Sound Advice For Cell Phone Shoppers
Washington Consumer's Checkbook -- the semi-annual, ad-free magazine put out by the Center for the Study of Services, a K Street nonprofit -- takes a look at cellphone services in its just-released spring/summer issue.
I'll summarize the piece, but I can't point you directly to it: Checkbook's Web site requires a subscription, and individual copies cost $10. Your library should carry the magazine also; just look for its astoundingly dorky cover photo. (The new issue also rates Washington-area medical services, air conditioning and heating contractors, optometrists, and computer shops -- the Apple Store ranked very high, but so did a handful of local shops, and for computer repair, a few locals outranked the name-brand options.)
Checkbook's guide to wireless calling begins by surveying the state of the market and offering basic advice on how to shop: "try out the phone in every room of your house, at work, during your commute, and in other areas where you often travel."
For this 15-page piece, as with its other stories, Checkbook surveyed its own subscribers to see who they liked. Verizon did best in terms of coverage, with 94 percent of subscribers judging its network "adequate" or "superior" around the Washington area; Sprint ranked second, at 82 percent, followed by T-Mobile (76 percent), AT&T/Cingular (75 percent) and Nextel (57 percent). In "Overall quality," Checkbookers liked Verizon best (93 percent), followed by T-Mobile (88 percent), Sprint (86 percent), AT&T (78 percent) and Nextel (a woeful 63 percent). Note, however, that only 35 readers voted on Nextel, a much smaller sample than for the other carriers.
The story also estimates the yearly costs for a dozen different calling patterns -- from 10 to 8,000 minutes a month -- among the five big nationwide carriers as well as 21 resellers and prepaid options. The chart reveals that at 500 minutes a month, the big five all cost the same, $480 a year. But if you only yap on your phone for 250 minutes a month, you can save $120 a year with Sprint, Nextel or T-Mobile.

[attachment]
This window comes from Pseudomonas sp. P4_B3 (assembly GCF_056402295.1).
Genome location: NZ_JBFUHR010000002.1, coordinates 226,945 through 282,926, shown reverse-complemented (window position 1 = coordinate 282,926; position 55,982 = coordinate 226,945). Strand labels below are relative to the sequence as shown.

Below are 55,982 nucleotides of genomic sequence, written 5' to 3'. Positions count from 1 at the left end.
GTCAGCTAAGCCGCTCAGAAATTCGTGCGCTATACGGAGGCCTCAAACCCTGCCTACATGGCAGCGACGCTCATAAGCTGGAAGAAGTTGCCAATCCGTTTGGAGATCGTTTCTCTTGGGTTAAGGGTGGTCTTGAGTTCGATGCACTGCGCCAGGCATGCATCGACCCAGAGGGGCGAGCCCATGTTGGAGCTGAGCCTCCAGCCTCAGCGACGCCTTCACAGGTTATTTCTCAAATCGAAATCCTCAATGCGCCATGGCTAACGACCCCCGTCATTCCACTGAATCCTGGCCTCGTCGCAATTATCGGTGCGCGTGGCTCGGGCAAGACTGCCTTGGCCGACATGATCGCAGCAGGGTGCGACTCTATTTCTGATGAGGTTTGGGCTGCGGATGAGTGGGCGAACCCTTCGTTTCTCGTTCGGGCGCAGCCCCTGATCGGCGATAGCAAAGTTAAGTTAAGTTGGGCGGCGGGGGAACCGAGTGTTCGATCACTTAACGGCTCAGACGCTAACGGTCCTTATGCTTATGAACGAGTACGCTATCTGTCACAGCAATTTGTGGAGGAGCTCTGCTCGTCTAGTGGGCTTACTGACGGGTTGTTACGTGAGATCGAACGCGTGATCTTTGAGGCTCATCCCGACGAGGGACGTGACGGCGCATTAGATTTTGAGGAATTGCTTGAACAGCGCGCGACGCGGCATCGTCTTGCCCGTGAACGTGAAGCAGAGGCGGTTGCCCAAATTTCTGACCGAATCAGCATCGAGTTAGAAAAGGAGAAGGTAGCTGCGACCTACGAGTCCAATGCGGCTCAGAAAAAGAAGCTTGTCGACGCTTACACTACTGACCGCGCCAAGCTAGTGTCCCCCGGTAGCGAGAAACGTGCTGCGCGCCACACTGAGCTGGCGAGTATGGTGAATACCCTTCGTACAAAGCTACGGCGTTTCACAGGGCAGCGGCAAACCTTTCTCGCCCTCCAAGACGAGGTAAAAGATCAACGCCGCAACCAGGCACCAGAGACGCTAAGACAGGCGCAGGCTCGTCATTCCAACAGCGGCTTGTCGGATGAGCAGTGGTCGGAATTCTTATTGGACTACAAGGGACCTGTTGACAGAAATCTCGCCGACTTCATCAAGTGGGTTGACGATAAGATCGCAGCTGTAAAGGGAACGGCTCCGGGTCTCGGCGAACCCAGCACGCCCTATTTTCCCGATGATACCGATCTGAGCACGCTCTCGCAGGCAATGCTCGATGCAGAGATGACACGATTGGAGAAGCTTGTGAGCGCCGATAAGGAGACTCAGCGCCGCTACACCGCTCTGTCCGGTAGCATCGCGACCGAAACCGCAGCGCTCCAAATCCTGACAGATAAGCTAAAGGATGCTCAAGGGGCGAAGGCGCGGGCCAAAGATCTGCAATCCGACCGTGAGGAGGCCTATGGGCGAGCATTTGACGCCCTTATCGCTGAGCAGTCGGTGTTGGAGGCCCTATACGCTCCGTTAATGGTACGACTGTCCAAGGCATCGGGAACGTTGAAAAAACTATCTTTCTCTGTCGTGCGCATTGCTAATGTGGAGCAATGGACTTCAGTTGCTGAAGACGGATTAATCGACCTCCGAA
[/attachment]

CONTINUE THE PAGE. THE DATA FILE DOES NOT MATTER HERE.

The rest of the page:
Checkbook's opus, however, glosses over text messaging and the higher fees charged for picture messages or Web use on smartphones. It offers little advice on how the big carriers' selection of phones varies and none about their competing wireless technologies -- the story doesn't explain that GSM phones work in most overseas countries and, with some tinkering, can be moved among different GSM carriers. It was also odd to see no mention of cellphone access in Metro (only Verizon has service underground, but Sprint phones can also roam on that signal for free).
I don't mean to sound too critical; the Checkbook staff put a ton of work into this, and the product is not only helpful, it reminds me that I am badly overdue to chime in on this subject myself. That column should come around later this spring; when it does, what would you like to see in it?
Posted by: Downloader | April 6, 2007 2:03 PM | Report abuse
Posted by: Patrick McClure | April 7, 2007 2:58 AM | Report abuse
Posted by: Anonymous | April 7, 2007 2:57 PM | Report abuse
Posted by: Bill from Dallas | April 8, 2007 10:27 AM | Report abuse
Posted by: 23112 | April 9, 2007 11:38 AM | Report abuse
Posted by: Jeff | April 9, 2007 1:13 PM | Report abuse
Posted by: MikeD | April 9, 2007 6:03 PM | Report abuse
Posted by: DavidB | April 10, 2007 9:01 AM | Report abuse
Posted by: J | April 10, 2007 10:50 AM | Report abuse
Posted by: R | April 10, 2007 2:19 PM | Report abuse
Posted by: Edgemoor | April 11, 2007 1:34 PM | Report abuse
Posted by: cb | April 11, 2007 9:55 PM | Report abuse
The comments to this entry are closed.